National Indigenous Radio Service, Media Release, 26 August 2021
The shadow minister for Indigenous Australians says the federal government is ill-equipped to deal with the level of food insecurity in COVID hit First Nations communities.
Mob living in regional, and remote communities already suffer from a lack of access to affordable and healthy food, and often have to travel longer distances to purchase food.
And as case numbers continue to rise in Dubbo, Wilcannia, and other parts of Western NSW, and with tough restrictions in place across the state, people are becoming increasingly worried around access to food.
Linda Burney told reporters, she has been receiving messages from mob in these communities, and says the people are frightened and confused, heightened by a lack of coordination from government on the ground.
“We’ve heard about two fines being perpetrated in the case of two Aboriginal women who had proved negative and went out to get food for their for their families”, Minister Burney said.
“The last thing we want to see are people moving between communities, this is to be discouraged, but unless there is food security, it is difficult to see how it can happen.”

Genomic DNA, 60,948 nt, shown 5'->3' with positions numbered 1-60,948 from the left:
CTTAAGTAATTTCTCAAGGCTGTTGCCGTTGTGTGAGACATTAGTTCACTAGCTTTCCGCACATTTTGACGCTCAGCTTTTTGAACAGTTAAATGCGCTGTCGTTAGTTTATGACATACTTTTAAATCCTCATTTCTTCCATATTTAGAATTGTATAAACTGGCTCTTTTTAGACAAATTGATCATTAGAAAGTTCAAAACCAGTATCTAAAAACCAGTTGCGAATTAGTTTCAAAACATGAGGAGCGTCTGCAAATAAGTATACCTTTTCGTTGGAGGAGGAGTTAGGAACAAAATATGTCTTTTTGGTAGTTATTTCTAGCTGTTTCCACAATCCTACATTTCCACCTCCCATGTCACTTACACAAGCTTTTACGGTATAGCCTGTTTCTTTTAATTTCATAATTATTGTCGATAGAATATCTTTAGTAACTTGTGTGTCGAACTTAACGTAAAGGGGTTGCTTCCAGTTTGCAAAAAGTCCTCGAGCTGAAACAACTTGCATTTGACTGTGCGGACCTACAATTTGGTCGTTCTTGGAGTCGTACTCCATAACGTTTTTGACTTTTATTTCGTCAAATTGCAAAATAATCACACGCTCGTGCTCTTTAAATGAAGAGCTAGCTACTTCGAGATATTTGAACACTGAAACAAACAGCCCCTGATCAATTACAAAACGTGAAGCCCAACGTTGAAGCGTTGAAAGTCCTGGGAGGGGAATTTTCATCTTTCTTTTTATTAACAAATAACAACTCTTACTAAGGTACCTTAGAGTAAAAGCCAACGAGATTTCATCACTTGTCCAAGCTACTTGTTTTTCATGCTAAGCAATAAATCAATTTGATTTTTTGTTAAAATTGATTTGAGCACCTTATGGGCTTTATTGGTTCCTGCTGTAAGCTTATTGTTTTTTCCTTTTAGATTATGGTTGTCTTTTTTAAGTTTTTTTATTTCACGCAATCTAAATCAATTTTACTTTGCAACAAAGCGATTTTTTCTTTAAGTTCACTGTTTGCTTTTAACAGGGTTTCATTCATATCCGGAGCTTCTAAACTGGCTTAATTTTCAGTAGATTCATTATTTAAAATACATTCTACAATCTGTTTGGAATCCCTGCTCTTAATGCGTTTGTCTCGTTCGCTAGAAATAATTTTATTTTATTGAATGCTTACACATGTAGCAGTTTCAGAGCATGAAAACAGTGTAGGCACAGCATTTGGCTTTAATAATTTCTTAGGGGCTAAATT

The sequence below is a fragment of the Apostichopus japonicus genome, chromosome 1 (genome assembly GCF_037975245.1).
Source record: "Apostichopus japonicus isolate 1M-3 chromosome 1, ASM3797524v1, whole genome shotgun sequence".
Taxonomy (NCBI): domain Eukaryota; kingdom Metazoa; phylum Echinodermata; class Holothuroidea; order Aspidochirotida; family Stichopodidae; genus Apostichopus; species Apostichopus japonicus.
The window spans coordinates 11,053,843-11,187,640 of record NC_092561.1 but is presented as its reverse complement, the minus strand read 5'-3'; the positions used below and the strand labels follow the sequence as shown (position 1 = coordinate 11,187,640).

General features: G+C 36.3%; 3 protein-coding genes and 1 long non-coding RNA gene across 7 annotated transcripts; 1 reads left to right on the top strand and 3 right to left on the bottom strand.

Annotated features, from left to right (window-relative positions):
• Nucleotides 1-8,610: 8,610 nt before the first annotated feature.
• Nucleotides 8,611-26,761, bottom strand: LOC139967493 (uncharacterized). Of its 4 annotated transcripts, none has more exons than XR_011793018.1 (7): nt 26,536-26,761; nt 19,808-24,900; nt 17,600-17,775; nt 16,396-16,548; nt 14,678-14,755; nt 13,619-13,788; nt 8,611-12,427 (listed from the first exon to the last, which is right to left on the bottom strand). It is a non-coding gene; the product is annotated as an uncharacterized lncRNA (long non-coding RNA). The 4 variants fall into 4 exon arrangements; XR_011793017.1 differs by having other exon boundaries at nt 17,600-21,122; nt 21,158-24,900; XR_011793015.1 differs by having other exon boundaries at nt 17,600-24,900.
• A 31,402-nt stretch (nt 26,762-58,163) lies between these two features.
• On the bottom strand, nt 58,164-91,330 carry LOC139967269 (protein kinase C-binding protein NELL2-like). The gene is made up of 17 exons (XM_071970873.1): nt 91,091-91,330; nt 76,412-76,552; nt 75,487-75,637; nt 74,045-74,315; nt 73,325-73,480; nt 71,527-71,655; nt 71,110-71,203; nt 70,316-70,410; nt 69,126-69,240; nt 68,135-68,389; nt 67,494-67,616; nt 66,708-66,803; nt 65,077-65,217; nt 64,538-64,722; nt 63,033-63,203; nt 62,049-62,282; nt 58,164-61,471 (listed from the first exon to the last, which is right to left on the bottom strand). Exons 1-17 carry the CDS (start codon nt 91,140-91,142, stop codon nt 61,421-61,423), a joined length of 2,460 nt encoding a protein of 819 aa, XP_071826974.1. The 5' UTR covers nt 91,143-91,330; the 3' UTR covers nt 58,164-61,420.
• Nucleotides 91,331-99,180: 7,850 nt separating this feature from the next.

The Wiradjuri woman would like to see a national response to the First Nations covid crisis, and says ADF personnel, and the Commonwealth must work closely with, and support the good work of trusted community leaders and First Nations community health organisations.
“Officials have to work hand in glove with the local Aboriginal community, in particular Aboriginal leaders. They should be part of the decision-making processes…they should be able to then get the messages out to the community,” Minister Burney said.
“The Government promised a new approach by pledging to do what works and that is putting local First Nations organisations in charge. They’ve failed to do this, and local organisations are crying out for coordination and leadership from this absent Government.”
The Labor spokesperson continues to call for localised data on vaccination rates, “so that government and authorities know where the need is, and local communities know where they can get vaccines and when.”
“We still don’t have localised data on vaccination rates, and we still don’t have localised data on the availability of vaccines. Localised data is critical to understanding the areas of vulnerability and where resources need to be directed.”